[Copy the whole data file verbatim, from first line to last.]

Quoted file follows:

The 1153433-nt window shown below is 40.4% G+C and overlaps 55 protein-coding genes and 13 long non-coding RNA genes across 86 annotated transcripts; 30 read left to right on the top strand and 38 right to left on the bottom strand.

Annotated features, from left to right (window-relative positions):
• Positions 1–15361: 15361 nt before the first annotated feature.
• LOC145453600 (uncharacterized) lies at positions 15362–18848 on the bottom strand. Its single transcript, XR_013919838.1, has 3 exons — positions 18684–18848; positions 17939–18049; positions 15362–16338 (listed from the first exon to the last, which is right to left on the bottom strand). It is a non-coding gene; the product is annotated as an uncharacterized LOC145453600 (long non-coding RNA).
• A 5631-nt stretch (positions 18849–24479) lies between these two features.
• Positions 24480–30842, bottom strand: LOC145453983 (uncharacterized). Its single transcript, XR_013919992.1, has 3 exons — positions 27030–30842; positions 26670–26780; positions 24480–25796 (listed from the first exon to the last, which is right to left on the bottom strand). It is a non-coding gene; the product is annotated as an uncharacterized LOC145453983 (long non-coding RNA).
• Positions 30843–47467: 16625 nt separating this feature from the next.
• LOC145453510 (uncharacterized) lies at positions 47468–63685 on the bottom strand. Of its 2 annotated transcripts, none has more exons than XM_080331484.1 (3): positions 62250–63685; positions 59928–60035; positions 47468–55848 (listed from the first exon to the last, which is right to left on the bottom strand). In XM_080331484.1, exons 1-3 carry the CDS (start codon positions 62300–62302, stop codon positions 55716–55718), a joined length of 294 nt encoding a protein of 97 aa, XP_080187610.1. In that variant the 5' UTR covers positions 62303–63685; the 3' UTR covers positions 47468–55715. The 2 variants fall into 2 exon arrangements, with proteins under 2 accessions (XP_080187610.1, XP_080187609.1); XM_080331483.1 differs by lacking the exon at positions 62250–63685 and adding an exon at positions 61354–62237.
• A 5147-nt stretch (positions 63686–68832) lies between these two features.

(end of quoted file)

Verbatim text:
The 1153433-nt window shown below is 40.4% G+C and overlaps 55 protein-coding genes and 13 long non-coding RNA genes across 86 annotated transcripts; 30 read left to right on the top strand and 38 right to left on the bottom strand.

Annotated features, from left to right (window-relative positions):
• Positions 1–15361: 15361 nt before the first annotated feature.
• LOC145453600 (uncharacterized) lies at positions 15362–18848 on the bottom strand. Its single transcript, XR_013919838.1, has 3 exons — positions 18684–18848; positions 17939–18049; positions 15362–16338 (listed from the first exon to the last, which is right to left on the bottom strand). It is a non-coding gene; the product is annotated as an uncharacterized LOC145453600 (long non-coding RNA).
• A 5631-nt stretch (positions 18849–24479) lies between these two features.
• Positions 24480–30842, bottom strand: LOC145453983 (uncharacterized). Its single transcript, XR_013919992.1, has 3 exons — positions 27030–30842; positions 26670–26780; positions 24480–25796 (listed from the first exon to the last, which is right to left on the bottom strand). It is a non-coding gene; the product is annotated as an uncharacterized LOC145453983 (long non-coding RNA).
• Positions 30843–47467: 16625 nt separating this feature from the next.
• LOC145453510 (uncharacterized) lies at positions 47468–63685 on the bottom strand. Of its 2 annotated transcripts, none has more exons than XM_080331484.1 (3): positions 62250–63685; positions 59928–60035; positions 47468–55848 (listed from the first exon to the last, which is right to left on the bottom strand). In XM_080331484.1, exons 1-3 carry the CDS (start codon positions 62300–62302, stop codon positions 55716–55718), a joined length of 294 nt encoding a protein of 97 aa, XP_080187610.1. In that variant the 5' UTR covers positions 62303–63685; the 3' UTR covers positions 47468–55715. The 2 variants fall into 2 exon arrangements, with proteins under 2 accessions (XP_080187610.1, XP_080187609.1); XM_080331483.1 differs by lacking the exon at positions 62250–63685 and adding an exon at positions 61354–62237.
• A 5147-nt stretch (positions 63686–68832) lies between these two features.